Dr William Ray – Using Computer Graphics to Visualise the Invisible
Biophysicist Dr William Ray and colleagues at The Ohio State University and the Battelle Center for Mathematical Medicine at The Research Institute at Nationwide Children’s Hospital in Columbus, develop novel approaches to graphically visualise what happens to proteins on a molecular scale to better understand how they function.
Visualising the Moving Parts of Molecules
We have all seen models and graphics of complex molecular structures, like proteins or DNA sequences. Some look like coloured balls connected by lines – the balls representing molecular nuclei or even whole amino acid groups, the lines representing molecular bonds. Other representations may be a bit more elaborate, with more curves and rounded areas. While this might suffice for teaching that child about proteins and enzymes and such, it certainly doesn’t suffice for the serious scientist. There simply aren’t enough balls and sticks in the world to do this, for one thing. For another, you can’t tell how a protein’s function will change with a change in chemical composition simply by switching out a coloured ball in the model for a different coloured ball.
Since the description of the structure of DNA in the mid-twentieth century, there has been an explosion in our knowledge of DNA structure – that makes up genes and chromosomes – and of proteins – those important macromolecules that are coded for by DNA. Whole databases have come online with massive volumes of data, such as the internationally renowned Human Genome Project (HGP) and the Protein Data Bank (PDB). The HGP aims to identify and map all the genes of the human genome. The PDB maintains a database of the three-dimensional structures of large biological molecules, such as DNA, RNA and proteins, that result from imaging proteins with technology such as NMR spectroscopy, X-ray crystallography or cryo-electron microscopy. Data from researchers around the world is collected in such large databases and made available to scientists everywhere. But simply knowing the sequence or static structure of these molecules doesn’t tell us about their function. It also doesn’t give us an easy way to predict how small changes in the molecules – mutations – will affect their function. There are just too many pieces and too many connections. Sometimes more data is too much data. This is what some call ‘Big Data’ – data collections that are large and complex and sometimes simply become information overload. This is where Dr William Ray and his colleagues in Ohio are hard at work. They want to graphically represent this type of data in a way that is easy to ‘see’ and use, to allow scientists to understand the moving parts of molecules.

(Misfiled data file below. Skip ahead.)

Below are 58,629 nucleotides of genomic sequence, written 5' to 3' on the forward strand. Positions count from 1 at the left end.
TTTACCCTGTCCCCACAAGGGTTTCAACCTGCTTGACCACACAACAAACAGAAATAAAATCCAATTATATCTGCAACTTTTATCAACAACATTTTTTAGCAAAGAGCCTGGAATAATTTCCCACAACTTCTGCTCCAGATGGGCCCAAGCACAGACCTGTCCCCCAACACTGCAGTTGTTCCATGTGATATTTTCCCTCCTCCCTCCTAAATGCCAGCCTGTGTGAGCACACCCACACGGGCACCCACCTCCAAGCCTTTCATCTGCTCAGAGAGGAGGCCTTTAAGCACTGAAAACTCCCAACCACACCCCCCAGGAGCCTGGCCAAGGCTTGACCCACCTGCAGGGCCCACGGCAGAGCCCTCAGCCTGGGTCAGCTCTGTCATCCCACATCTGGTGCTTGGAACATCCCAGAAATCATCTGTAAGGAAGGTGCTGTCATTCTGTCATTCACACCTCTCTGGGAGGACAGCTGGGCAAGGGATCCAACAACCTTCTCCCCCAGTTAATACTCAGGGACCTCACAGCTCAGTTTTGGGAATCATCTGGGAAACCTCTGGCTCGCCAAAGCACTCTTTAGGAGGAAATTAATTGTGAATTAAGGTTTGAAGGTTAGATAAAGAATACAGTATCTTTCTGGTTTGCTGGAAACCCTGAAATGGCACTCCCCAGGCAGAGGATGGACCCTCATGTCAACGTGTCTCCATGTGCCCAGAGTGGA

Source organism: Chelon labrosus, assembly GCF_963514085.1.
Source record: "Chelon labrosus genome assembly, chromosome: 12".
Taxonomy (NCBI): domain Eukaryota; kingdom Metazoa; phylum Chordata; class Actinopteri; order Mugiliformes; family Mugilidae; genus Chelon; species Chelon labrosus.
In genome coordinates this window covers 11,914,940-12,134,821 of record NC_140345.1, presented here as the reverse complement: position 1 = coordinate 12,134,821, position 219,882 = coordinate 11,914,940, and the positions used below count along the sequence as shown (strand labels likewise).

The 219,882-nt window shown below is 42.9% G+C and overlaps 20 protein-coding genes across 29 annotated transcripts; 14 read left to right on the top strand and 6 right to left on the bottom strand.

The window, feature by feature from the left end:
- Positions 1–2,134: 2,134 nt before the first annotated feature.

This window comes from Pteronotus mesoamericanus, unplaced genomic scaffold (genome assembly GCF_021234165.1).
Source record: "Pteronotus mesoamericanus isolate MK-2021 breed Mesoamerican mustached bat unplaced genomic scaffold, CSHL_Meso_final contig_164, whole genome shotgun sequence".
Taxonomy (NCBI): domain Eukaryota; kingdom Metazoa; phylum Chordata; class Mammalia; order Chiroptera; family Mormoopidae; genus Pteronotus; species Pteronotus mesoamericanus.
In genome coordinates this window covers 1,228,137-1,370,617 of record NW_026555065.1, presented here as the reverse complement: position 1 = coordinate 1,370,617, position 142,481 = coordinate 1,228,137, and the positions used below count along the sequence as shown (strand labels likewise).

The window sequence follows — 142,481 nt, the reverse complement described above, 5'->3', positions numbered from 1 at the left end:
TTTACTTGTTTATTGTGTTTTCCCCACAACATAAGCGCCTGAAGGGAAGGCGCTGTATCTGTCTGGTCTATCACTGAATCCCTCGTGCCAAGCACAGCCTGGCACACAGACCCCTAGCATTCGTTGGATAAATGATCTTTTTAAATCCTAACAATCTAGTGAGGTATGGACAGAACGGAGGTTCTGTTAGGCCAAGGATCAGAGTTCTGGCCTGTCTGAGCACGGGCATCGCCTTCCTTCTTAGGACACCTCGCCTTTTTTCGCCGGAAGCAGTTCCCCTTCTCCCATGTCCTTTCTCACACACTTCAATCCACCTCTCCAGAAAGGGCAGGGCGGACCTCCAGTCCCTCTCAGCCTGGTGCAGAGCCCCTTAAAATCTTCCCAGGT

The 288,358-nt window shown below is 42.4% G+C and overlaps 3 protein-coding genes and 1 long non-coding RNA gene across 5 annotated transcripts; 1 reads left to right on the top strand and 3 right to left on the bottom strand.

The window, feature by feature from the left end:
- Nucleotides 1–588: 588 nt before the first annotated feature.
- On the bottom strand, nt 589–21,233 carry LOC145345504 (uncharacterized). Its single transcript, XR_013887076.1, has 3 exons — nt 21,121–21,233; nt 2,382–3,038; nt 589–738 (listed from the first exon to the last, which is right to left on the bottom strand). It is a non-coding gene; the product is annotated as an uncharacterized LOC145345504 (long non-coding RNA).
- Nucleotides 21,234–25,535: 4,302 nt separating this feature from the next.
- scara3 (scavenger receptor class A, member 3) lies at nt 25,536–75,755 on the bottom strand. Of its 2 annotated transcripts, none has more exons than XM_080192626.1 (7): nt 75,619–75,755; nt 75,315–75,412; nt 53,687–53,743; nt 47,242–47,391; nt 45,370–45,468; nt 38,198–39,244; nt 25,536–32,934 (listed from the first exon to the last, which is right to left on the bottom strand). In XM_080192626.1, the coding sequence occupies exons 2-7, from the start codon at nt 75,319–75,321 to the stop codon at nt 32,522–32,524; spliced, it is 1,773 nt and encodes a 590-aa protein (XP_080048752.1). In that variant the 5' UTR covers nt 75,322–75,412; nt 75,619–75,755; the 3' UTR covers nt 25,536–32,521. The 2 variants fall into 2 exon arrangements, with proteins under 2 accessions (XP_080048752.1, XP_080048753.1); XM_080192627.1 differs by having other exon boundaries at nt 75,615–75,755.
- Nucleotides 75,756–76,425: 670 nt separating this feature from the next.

‘We are simultaneously working towards applying the visualisation and analysis insights they have gleaned from molecular biology to other life-sciences domains, such as clinical outcome measures and genetic cancer research’
Wearing Two Hats – A Jack of Two Trades
Dr Ray is a scientist trained in Computer Science, specialising in both computer graphics and human-computer-interfaces. He is also a Biophysicist, focused on the molecular biology of ancient bacterial transcription through the lens of microbiology. His computer graphics background superimposed upon his microbiological background has made him particularly interested in visual representations of data, most specifically protein and nucleic-acid sequence data.
Dr Ray’s experience and work in this area and networking with that scientific community led him to believe that the de-facto use of sequences – which coloured balls go in what order in a molecular model – as a way of communicating about proteins and nucleic acid chains fundamentally colours the way that researchers think about these molecules and how they work. ‘Traditional representations of the data as literal character sequences have historically impeded full understanding of actual molecular products,’ he tells us. This static representation itself produces significant inherent biases in tools – such as computer algorithms and modelling programs – that are intended to analyse the molecule’s properties. ‘Ultimately, these biases limit the tools’ analytical capabilities, resulting, for example, in genome screening algorithms and software that are systematically incapable of recognising many of the effects of potential pathogenic variants in protein or DNA sequences,’ Dr Ray explains.
Along with his colleagues, he uses his expertise in computational biology and computer graphics to solve this problem with special graphics programs, while at the same time making it user-friendly and aesthetically pleasing to the user. As he puts it: ‘I am concerned that users find a tool appealing and friendly enough to use, as well as requiring that it be computationally and biologically correct.’